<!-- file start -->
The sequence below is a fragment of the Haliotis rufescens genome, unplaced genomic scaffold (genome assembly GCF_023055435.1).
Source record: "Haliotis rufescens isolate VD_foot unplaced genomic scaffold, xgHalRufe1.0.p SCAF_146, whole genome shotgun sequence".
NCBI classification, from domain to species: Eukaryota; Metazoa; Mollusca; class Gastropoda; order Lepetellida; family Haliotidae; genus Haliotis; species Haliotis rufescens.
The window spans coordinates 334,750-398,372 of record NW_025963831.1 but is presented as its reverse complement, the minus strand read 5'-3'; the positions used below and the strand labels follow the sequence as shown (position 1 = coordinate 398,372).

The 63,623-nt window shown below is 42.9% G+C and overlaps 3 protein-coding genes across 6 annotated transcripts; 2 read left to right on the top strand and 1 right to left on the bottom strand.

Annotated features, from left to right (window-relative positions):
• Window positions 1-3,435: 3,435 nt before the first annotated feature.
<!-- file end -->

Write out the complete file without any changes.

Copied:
The sequence below is a fragment of the Haliotis rufescens genome, unplaced genomic scaffold (genome assembly GCF_023055435.1).
Source record: "Haliotis rufescens isolate VD_foot unplaced genomic scaffold, xgHalRufe1.0.p SCAF_146, whole genome shotgun sequence".
NCBI classification, from domain to species: Eukaryota; Metazoa; Mollusca; class Gastropoda; order Lepetellida; family Haliotidae; genus Haliotis; species Haliotis rufescens.
The window spans coordinates 334,750-398,372 of record NW_025963831.1 but is presented as its reverse complement, the minus strand read 5'-3'; the positions used below and the strand labels follow the sequence as shown (position 1 = coordinate 398,372).

The 63,623-nt window shown below is 42.9% G+C and overlaps 3 protein-coding genes across 6 annotated transcripts; 2 read left to right on the top strand and 1 right to left on the bottom strand.

Annotated features, from left to right (window-relative positions):
• Window positions 1-3,435: 3,435 nt before the first annotated feature.